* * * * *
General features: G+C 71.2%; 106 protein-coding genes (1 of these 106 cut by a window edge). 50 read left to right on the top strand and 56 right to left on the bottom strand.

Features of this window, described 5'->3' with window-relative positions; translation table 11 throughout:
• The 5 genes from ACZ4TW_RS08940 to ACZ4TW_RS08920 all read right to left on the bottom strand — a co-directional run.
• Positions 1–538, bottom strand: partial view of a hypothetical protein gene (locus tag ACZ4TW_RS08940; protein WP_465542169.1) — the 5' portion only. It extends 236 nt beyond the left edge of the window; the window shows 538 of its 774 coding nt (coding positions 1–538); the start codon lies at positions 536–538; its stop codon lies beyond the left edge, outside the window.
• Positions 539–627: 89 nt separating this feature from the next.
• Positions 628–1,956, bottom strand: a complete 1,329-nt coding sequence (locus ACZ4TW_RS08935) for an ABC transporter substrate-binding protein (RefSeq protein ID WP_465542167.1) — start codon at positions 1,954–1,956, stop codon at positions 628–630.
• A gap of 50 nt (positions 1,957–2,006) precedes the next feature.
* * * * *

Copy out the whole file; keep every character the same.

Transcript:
General features: G+C 71.2%; 106 protein-coding genes (1 of these 106 cut by a window edge). 50 read left to right on the top strand and 56 right to left on the bottom strand.

Features of this window, described 5'->3' with window-relative positions; translation table 11 throughout:
• The 5 genes from ACZ4TW_RS08940 to ACZ4TW_RS08920 all read right to left on the bottom strand — a co-directional run.
• Positions 1–538, bottom strand: partial view of a hypothetical protein gene (locus tag ACZ4TW_RS08940; protein WP_465542169.1) — the 5' portion only. It extends 236 nt beyond the left edge of the window; the window shows 538 of its 774 coding nt (coding positions 1–538); the start codon lies at positions 536–538; its stop codon lies beyond the left edge, outside the window.
• Positions 539–627: 89 nt separating this feature from the next.
• Positions 628–1,956, bottom strand: a complete 1,329-nt coding sequence (locus ACZ4TW_RS08935) for an ABC transporter substrate-binding protein (RefSeq protein ID WP_465542167.1) — start codon at positions 1,954–1,956, stop codon at positions 628–630.
• A gap of 50 nt (positions 1,957–2,006) precedes the next feature.